Successfully tested over 30 CBDC use cases including offline payments ── BIS and Bank of England | CoinDesk JAPAN | CoinDesk Japan


A joint digital currency experiment by central banks and others has been conducted to explore ways to connect monetary authorities and the private sector to facilitate retail payments in digital currencies.

In this experiment, the Bank for International Settlements (BIS) London Innovation Hub and the Bank of England, which bundles the world’s central banks, will collaborate to test over 30 central bank digital currency (CBDC) use cases, including offline payments. Developed 33 application programming interfaces (APIs).

APIs allow two or more computer programs to communicate with each other and share data.

“This ‘Project Rosalind’ explored how the API layer could support retail CBDCs and facilitate safe and secure payments across a range of use cases,” said BIS’s London Innovation Hub. Investor, Francesca Hopwood Road, said in a press release.

The Bank of England is currently discussing a digital pound, which it said would likely be needed in the future. The bank stipulates in its talks that it will host a centralized ledger and API for potential digital pounds. APIs allow private companies to access ledgers and offer services such as automated payments.

In an interview with CoinDesk, Hopwood Lord said Project Rosalind “covers all the different ways the market might react and get involved.”

The experiment tested a wide variety of payment options, including online, offline and in-store payments using QR codes, mobile phones and smart cards. The project also considered the facilitation of micropayments.

“One of the use cases concerns the wallets of children and parents, how payments can be made, how responsible spending can be achieved, how parents allocate pocket money to their children, and how they can put that money in different places. We looked at a lot of things, including how to use it in ,” Hopwood Road said.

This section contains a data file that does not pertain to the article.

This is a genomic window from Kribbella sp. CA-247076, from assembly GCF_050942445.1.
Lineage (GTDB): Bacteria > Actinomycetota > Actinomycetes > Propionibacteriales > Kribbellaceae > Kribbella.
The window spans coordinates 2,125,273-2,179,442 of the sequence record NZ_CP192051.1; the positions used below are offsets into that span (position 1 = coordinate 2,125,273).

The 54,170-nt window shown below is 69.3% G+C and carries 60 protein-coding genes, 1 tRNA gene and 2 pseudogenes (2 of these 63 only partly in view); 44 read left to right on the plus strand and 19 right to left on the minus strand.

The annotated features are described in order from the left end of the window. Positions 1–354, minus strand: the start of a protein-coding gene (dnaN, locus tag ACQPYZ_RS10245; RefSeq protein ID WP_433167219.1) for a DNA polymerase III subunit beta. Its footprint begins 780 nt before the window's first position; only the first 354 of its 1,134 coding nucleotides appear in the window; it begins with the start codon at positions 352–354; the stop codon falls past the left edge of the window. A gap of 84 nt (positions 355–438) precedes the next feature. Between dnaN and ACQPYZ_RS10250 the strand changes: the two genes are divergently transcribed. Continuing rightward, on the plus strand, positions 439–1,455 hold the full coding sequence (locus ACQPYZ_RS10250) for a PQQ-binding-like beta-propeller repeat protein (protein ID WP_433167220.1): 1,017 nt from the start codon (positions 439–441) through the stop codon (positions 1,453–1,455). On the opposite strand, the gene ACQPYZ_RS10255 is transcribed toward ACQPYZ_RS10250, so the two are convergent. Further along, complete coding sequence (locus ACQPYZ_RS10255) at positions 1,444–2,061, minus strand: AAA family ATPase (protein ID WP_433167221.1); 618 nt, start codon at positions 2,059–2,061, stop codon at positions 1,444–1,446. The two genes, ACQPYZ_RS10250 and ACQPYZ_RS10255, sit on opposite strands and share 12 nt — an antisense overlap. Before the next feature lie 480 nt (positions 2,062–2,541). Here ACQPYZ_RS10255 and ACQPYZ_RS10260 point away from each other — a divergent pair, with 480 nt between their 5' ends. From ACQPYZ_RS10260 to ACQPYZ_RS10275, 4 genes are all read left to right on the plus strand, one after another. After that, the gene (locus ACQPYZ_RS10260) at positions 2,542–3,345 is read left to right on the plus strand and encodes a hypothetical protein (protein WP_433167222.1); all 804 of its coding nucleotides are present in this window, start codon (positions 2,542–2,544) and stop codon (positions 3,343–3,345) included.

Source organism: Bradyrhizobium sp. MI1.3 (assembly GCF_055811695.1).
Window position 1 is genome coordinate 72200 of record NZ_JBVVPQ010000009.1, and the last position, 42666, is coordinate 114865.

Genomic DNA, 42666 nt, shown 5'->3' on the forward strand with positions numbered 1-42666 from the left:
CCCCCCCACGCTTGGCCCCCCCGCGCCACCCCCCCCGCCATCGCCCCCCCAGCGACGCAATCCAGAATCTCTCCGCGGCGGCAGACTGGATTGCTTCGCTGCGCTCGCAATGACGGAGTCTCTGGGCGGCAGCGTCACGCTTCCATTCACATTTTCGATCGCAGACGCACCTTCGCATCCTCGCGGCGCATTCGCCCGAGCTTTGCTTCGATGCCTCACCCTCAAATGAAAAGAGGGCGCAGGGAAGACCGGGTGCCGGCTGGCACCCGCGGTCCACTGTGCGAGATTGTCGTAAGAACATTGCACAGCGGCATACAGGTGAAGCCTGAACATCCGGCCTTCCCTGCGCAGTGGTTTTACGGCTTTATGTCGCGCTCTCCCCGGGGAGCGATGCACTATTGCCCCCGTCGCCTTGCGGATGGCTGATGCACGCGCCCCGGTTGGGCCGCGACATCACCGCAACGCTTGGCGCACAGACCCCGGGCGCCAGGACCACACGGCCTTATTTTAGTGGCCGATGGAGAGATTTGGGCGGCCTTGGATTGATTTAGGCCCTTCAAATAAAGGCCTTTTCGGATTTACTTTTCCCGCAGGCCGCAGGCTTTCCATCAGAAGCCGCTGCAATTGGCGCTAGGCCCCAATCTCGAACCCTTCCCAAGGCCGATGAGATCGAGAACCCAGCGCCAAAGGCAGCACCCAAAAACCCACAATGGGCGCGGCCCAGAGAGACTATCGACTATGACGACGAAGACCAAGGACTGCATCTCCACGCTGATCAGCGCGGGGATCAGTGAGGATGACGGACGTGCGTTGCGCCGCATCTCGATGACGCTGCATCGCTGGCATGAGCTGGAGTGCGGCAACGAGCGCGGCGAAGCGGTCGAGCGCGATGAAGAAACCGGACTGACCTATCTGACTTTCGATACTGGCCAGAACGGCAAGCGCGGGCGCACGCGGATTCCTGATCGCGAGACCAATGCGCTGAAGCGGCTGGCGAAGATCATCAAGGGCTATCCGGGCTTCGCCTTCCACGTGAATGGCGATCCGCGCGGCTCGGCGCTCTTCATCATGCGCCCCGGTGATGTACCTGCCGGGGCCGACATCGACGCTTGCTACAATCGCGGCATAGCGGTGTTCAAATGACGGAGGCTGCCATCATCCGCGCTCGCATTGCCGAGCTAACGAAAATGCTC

The experiment also found that the API layer can accommodate different ledgers.

In April, the BIS, also jointly with the Bank of England, released a report on Project Meridian, a successful experiment in using distributed ledger technology to conduct interbank transactions.

BIS is looking to experiment in different areas to contribute to the “very important” CBDC topic at the moment, Hopwood Road said. More countries are considering issuing CBDCs, and some have already, including Nigeria and the Bahamas.

“Looking at the different experiments we’ve done at the Innovation Hub, we’re exploring the realm of CBDC, whether it’s wholesale or retail, cross-border, offline, security and many other dimensions,” Hopwood Road said. ing.

“These are all very important elements of CBDC research and I think they are areas where central banks are paying more and more attention and attention,” she added.

Blockchain network Quant announced its role on June 16 as part of the vendor team for “Project Rosalind.” In a press release, Quanto said it has partnered with digital solutions platform UST on the project, stating that “Quanto will provide the infrastructure and blockchain platform, secure smart contracts and central bank ledger interoperability, while UST will provide the front-end Rosalind API. built,” he said.

|Translation: coindesk JAPAN
|Editing: Toshihiko Inoue
|Image: Francesca Hopwood Lord, Head of BIS’s London Innovation Hub (BIS)
|Original: Central Banks Successfully Test Over 30 CBDC Use Cases, Including Offline Payments

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